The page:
Having unveiled the no-longer-secret name for Project Natal (it’s called Kinect now, which doesn’t sound as secret), Microsoft wasted no time in showcasing its versatility for everything but gaming. They eventually got around to it, but with nothing aside from the Wii Sports-like minigames to go on, there’s really not much to say yet. And sure, Zune movies and Netflix and Facebook are all fine to be controlled with simple hand motions and voice controls, which work fine when one person is standing in front of the thing (no indications of the limitations of the device when a room full of talking, moving, playing people are around). I’ll admit, it looks pretty cool. Even though I still feel like there will always be a place for a handheld controller – I still hate the meaningless peripherals with most of the Wii games, I really only use the Wii-motes for Wii Sports – I also feel like game makers should go for broke in making Kinect-oriented games. Using an entire body for a controller will open up limitless opportunities for creating games that are, right now, virtually impossible to do outside of having a tightly scripted, contextual control scheme. And while that can be great (Assassin’s Creed II, for example), most of the time, contextual controls can be frustrating when the controls aren’t perfectly intuitive (Assassin’s Creed, for example).
Having body and hand motions means that the motion you use to jump onto a wall will be different than the one you use to pick up an object, meaning if you’re running for your life from some guards you won’t stop to pick up a weapon or something and get yourself killed because the context controls misinterpreted your button press. Imagine a Star Wars game in which your lightsaber training missions actually teach you the movements you’ll need to make in order to fight. Even force options could be utilized in a way that simply wasn’t possible before this. Making a hand gesture at a stromtrooper could push or pull him toward you, grabbing a piece of junk and tossing it toward a group of people will be effortless and misinterpretation on the part of a context-system would be minimized.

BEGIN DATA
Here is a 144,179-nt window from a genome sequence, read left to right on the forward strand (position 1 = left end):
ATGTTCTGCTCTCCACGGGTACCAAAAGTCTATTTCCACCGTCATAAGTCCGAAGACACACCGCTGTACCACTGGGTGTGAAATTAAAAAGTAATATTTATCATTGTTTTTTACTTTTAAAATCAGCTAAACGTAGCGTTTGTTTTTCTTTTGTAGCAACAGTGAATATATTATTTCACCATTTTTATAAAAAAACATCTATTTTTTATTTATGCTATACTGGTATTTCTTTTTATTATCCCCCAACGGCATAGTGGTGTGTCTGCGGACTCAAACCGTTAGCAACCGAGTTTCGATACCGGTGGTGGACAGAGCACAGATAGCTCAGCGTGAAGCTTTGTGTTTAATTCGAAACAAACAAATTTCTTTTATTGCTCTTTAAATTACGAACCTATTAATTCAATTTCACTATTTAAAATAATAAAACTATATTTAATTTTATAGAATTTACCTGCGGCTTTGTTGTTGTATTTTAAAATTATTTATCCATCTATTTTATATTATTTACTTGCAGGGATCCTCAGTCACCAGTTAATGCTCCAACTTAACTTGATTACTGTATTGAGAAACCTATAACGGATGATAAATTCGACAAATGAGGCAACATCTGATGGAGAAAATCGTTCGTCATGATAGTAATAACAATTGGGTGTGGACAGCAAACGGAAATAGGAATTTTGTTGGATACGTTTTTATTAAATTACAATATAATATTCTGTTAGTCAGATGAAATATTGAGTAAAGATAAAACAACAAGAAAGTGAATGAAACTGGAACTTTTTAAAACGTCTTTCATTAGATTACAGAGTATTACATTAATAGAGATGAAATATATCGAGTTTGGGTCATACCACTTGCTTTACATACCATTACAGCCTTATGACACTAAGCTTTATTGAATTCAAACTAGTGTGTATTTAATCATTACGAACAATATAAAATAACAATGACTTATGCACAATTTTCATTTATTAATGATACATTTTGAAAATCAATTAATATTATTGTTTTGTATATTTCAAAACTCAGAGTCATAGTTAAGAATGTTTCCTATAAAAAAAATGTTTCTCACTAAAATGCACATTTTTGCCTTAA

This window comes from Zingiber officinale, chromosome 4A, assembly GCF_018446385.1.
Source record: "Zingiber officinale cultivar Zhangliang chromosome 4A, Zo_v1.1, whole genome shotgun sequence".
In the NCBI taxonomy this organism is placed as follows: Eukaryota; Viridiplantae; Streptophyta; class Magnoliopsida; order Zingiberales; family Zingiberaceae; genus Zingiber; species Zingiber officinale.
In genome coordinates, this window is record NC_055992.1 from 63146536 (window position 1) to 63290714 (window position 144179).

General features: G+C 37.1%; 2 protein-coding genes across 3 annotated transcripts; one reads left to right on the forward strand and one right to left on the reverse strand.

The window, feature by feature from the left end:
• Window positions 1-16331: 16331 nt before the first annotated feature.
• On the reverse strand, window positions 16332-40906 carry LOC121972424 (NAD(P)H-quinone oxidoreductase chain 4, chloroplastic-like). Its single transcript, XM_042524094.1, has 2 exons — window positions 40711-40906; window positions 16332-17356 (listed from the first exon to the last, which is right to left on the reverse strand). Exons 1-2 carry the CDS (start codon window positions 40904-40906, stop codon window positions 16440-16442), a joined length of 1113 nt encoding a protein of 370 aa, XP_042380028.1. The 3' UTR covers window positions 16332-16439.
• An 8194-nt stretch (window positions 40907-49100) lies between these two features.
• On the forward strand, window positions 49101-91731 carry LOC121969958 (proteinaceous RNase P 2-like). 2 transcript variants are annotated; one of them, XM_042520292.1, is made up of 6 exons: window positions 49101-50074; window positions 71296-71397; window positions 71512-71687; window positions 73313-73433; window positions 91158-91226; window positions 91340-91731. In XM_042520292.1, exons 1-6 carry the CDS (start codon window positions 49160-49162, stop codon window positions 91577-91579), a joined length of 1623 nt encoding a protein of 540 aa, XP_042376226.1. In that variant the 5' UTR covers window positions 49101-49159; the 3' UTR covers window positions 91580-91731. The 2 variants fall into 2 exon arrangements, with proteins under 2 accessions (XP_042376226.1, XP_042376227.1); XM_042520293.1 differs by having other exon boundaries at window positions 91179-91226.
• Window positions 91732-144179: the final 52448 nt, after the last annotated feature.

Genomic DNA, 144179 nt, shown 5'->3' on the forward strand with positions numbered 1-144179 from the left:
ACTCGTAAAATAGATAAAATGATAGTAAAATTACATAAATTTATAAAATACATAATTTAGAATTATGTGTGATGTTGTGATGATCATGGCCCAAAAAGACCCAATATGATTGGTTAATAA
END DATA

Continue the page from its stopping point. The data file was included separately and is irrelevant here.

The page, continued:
Of course, the first thing I thought was going to happen with the Wii-mote was a Star Wars game that embraced the natural inclination toward waving the thing around like a lightsaber, but so far, nothing like that has been forthcoming. It’s mostly Mario games or party games, and even the games that do tend to embrace the Wii-mote only map the controls to absurdly simple motions that would probably be a lot easier and less annoying on a controller. The only game I can see that have truly taken a step forward has been Wii Fit, and that can hardly be considered a game. A Wii fitness peripheral, maybe, but not a game.
In any case, Kinect-formerly-Natal looks excellent, and here’s hoping that developers will give it a chance to really make it worth the price.